NOW OUT IN CINEMAS, STARRING COLIN FIRTH, MATTHIAS SCHOENAERTS AND LEA SÉYDOUX
'It takes you through each nail-biting moment . . . heart-breaking, humane and, at times, all too vivid. I've rarely read such a gripping work of non-fiction' COLIN FIRTH
At 11.30 a.m. on Saturday 12 August 2000, two massive explosions roared through the shallow Arctic waters of the Barents Sea. The Kursk, pride of the Northern Fleet and the largest attack submarine in the world, was hurtling towards the ocean floor.
In Kursk (originally published as A Time to Die), award-winning journalist Robert Moore vividly recreates this disaster minute by minute. Venturing into a covert world where the Cold War continues out of sight, Moore investigates the military and political background to the tragedy. But above all, he tells the nail-bitingly poignant human story of the families waiting ashore, of the desperate efforts of British, Norwegian and Russian rescuers, and of the Kursk sailors, trapped in the aft compartnemt, waiting for rescue, as a horrified world followed their battle to stay alive . . .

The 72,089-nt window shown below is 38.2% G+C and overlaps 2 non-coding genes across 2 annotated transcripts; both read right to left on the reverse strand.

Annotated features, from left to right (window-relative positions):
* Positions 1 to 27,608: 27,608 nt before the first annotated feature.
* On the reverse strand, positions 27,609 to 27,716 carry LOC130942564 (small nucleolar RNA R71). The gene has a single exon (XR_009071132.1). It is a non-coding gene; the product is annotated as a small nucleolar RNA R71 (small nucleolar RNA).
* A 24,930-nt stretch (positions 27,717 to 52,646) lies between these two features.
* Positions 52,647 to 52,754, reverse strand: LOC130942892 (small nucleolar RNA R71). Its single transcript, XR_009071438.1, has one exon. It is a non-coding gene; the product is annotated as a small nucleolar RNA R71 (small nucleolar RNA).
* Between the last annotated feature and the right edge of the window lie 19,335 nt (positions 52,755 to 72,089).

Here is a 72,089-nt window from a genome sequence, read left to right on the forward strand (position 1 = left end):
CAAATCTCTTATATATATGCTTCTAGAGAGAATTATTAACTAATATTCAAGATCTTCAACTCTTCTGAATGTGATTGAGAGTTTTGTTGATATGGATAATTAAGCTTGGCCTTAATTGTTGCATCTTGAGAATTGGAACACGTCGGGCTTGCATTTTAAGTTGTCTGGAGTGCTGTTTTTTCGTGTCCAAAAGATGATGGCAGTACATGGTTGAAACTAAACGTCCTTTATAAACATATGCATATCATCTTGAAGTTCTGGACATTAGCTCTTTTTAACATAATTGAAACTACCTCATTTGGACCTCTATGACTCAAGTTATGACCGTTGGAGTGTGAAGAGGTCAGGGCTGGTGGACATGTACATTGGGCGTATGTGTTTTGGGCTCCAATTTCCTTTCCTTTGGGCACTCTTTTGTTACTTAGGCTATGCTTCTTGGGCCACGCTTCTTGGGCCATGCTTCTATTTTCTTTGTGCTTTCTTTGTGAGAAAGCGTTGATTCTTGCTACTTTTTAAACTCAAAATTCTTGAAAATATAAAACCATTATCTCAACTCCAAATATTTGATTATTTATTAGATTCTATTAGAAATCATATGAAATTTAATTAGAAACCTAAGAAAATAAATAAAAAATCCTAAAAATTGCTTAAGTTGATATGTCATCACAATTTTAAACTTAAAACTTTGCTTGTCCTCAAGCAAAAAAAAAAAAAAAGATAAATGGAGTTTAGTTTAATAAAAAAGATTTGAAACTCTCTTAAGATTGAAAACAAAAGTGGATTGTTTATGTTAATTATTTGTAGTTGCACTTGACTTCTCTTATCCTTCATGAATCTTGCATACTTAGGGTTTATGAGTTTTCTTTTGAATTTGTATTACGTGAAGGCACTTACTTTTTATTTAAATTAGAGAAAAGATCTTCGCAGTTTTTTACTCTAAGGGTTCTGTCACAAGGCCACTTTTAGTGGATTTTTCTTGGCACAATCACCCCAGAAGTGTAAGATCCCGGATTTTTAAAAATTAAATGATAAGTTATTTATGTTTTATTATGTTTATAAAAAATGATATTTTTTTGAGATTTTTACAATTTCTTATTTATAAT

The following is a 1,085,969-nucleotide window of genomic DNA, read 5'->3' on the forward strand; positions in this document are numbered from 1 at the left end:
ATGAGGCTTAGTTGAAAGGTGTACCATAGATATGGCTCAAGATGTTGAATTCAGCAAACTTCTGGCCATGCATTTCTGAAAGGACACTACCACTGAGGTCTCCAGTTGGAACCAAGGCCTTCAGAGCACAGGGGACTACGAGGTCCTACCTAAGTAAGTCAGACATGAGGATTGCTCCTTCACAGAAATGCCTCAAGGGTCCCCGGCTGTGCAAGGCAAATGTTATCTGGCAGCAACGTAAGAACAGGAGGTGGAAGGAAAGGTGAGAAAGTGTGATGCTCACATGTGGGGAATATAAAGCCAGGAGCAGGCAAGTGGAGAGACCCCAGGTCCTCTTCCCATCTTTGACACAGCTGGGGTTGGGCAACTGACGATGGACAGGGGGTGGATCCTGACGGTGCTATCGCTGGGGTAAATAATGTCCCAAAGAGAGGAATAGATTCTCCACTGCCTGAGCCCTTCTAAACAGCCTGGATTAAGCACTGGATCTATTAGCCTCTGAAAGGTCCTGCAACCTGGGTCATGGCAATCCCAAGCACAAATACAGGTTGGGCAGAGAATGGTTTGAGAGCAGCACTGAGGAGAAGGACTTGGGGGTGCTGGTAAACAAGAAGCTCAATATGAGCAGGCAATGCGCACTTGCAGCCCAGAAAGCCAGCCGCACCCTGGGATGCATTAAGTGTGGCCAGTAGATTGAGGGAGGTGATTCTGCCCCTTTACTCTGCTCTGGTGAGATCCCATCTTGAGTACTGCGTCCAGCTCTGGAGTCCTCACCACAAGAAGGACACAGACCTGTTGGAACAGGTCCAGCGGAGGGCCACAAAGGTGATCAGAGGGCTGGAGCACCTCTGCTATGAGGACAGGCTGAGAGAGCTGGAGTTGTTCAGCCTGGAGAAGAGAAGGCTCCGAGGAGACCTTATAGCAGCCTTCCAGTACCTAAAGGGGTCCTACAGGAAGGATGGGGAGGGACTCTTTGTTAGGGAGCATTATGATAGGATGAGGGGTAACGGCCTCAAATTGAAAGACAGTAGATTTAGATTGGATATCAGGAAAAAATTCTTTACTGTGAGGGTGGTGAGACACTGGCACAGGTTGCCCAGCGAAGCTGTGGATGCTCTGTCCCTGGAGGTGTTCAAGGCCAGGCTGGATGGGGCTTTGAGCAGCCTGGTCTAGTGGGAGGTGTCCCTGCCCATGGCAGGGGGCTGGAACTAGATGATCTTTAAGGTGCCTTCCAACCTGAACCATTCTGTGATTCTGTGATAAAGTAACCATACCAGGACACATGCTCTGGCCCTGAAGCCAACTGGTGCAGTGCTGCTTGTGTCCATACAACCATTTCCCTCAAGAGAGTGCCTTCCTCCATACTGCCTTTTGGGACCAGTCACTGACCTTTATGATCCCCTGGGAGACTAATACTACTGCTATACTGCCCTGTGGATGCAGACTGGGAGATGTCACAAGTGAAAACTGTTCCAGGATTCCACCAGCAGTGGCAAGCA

The Kursk was once the pride of the Russian navy and a symbol of state power . . . her story, harrowingly detailed . . . stands as a testament to the bravery and loyalty of men to a nation that failed them
Gripping . . . a moving tragedy redeemed by acts of extraordinary courage . . . has the plot, the tension and the excitement of a film